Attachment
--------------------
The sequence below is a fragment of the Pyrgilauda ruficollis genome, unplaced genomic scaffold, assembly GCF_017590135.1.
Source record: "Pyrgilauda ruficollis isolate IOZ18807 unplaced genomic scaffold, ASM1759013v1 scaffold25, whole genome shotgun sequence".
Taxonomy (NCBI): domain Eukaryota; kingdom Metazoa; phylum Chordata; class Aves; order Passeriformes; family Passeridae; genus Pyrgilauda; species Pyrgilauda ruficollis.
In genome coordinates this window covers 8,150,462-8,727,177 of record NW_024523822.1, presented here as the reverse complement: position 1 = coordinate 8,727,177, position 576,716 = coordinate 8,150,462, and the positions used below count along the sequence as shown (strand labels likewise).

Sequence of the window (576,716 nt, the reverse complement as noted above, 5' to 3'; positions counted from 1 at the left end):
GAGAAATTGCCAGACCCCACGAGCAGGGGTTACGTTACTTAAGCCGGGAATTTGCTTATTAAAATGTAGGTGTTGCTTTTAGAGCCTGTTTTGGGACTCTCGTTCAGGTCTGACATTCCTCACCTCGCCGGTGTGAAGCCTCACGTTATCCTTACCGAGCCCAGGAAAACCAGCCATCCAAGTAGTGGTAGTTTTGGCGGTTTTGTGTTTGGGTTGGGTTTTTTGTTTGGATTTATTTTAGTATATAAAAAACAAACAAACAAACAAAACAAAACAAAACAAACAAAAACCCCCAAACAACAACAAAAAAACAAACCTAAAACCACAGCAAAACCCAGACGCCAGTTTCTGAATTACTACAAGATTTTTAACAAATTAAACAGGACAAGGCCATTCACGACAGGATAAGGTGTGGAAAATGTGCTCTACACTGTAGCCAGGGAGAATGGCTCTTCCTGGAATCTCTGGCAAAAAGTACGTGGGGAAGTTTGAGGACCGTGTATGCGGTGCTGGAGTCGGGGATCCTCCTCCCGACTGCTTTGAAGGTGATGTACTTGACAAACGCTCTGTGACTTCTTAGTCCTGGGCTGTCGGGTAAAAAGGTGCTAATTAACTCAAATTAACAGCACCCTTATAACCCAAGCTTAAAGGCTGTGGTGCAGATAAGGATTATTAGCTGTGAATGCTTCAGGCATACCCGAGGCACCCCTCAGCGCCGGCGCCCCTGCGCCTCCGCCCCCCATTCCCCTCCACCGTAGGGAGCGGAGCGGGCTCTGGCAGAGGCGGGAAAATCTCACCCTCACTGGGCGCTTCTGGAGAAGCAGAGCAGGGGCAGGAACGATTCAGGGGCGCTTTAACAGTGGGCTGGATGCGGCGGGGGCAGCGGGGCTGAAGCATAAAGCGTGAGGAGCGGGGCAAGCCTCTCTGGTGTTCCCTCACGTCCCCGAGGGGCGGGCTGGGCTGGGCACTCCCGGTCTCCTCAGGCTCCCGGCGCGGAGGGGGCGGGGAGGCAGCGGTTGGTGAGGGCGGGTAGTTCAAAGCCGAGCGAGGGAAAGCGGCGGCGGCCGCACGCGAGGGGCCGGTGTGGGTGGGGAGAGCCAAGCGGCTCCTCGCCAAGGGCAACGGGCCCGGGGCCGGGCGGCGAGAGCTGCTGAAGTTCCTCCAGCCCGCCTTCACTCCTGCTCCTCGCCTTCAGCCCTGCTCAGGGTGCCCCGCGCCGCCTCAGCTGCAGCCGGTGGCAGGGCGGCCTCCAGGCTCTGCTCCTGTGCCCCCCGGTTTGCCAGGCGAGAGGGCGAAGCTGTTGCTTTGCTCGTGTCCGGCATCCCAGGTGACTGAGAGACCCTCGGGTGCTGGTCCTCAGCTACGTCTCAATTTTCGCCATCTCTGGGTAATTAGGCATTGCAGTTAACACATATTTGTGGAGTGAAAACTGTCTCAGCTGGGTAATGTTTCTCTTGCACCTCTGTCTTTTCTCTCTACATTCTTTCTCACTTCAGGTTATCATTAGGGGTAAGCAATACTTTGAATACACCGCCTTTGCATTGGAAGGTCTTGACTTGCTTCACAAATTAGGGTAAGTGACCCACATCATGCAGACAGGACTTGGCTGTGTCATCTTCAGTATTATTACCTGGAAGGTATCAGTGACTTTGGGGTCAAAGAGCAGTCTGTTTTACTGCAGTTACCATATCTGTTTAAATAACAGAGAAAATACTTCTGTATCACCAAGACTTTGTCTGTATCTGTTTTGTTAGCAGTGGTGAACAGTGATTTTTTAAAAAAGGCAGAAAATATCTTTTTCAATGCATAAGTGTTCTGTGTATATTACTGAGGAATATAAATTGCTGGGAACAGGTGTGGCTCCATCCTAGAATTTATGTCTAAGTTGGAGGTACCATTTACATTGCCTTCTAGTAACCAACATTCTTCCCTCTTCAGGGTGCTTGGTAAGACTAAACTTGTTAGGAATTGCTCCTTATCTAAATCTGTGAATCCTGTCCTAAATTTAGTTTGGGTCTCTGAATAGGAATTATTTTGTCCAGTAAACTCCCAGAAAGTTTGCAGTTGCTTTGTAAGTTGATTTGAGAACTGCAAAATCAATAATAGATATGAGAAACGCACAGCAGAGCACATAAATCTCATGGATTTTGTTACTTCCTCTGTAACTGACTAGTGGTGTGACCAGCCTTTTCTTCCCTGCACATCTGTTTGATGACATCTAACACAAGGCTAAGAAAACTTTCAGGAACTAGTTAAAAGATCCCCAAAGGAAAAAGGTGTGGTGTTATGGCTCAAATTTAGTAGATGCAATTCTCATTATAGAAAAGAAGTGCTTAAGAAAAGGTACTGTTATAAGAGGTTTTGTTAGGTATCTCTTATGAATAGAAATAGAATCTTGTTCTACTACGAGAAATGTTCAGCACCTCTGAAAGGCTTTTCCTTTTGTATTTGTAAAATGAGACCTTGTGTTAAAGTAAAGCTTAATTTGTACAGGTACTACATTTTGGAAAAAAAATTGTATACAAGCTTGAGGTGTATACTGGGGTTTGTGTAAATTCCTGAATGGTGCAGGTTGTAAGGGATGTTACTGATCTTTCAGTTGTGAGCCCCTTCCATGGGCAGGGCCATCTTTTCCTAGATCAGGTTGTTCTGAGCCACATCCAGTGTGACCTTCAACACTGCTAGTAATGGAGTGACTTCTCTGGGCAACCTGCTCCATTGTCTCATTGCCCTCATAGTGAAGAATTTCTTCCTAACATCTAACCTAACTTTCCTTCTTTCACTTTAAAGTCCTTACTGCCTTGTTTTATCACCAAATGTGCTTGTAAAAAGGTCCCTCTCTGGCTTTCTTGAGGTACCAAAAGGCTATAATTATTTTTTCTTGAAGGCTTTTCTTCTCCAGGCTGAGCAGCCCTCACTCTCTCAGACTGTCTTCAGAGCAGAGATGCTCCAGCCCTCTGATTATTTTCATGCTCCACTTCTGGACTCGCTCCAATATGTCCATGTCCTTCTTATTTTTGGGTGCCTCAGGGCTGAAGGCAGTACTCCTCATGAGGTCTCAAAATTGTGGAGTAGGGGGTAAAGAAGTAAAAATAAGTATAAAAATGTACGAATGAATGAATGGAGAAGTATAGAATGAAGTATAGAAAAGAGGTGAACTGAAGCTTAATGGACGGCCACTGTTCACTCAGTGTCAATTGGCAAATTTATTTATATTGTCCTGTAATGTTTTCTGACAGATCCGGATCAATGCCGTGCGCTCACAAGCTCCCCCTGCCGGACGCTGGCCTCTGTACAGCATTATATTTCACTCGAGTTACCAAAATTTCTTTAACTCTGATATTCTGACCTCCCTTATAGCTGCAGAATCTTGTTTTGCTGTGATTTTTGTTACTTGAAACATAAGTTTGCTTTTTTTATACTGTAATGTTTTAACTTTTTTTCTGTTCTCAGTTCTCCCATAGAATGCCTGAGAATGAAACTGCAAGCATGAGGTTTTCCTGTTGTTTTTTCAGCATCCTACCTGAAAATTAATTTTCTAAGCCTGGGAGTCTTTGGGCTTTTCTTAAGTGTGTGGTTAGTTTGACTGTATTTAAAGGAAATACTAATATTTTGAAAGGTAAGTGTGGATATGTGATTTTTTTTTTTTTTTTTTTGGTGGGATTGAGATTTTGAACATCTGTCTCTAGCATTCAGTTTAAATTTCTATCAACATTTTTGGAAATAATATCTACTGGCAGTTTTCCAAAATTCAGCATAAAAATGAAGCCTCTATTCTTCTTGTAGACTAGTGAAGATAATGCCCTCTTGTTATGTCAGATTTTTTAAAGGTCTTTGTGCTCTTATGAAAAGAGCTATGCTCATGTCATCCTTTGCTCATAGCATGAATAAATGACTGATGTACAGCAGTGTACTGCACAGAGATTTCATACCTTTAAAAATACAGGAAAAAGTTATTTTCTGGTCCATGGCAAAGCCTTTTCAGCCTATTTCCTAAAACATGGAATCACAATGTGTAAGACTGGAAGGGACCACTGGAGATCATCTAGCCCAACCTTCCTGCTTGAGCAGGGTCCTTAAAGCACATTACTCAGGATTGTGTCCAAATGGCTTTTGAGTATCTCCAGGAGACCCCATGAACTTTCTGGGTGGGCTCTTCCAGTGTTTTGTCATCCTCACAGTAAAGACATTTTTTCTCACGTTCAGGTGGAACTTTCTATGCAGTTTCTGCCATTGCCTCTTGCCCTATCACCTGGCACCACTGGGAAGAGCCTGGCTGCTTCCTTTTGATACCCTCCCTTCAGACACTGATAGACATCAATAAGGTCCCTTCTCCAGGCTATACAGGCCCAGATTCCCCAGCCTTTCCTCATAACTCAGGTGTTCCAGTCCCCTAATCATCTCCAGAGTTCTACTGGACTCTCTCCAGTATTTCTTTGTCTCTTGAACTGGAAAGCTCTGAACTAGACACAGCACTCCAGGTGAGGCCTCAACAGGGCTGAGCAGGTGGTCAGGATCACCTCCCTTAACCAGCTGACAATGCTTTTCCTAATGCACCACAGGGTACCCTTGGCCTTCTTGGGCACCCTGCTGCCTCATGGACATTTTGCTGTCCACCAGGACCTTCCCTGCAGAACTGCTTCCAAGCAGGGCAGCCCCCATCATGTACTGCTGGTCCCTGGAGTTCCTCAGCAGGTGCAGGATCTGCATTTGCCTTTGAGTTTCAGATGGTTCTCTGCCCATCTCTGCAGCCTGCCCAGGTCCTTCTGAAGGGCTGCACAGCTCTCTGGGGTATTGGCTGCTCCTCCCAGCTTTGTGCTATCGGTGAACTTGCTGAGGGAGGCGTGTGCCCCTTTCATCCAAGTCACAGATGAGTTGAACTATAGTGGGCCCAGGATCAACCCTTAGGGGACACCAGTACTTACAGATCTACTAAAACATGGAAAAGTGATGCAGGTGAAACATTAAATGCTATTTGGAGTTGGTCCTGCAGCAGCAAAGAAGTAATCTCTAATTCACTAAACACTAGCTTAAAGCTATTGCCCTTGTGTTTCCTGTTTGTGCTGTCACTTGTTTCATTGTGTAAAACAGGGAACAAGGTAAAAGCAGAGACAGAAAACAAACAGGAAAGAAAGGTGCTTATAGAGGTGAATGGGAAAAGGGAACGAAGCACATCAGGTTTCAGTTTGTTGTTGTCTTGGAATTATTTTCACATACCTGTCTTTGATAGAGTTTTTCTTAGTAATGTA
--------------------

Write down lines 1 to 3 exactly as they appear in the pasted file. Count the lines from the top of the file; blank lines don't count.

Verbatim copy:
The sequence below is a fragment of the Pyrgilauda ruficollis genome, unplaced genomic scaffold, assembly GCF_017590135.1.
Source record: "Pyrgilauda ruficollis isolate IOZ18807 unplaced genomic scaffold, ASM1759013v1 scaffold25, whole genome shotgun sequence".
Taxonomy (NCBI): domain Eukaryota; kingdom Metazoa; phylum Chordata; class Aves; order Passeriformes; family Passeridae; genus Pyrgilauda; species Pyrgilauda ruficollis.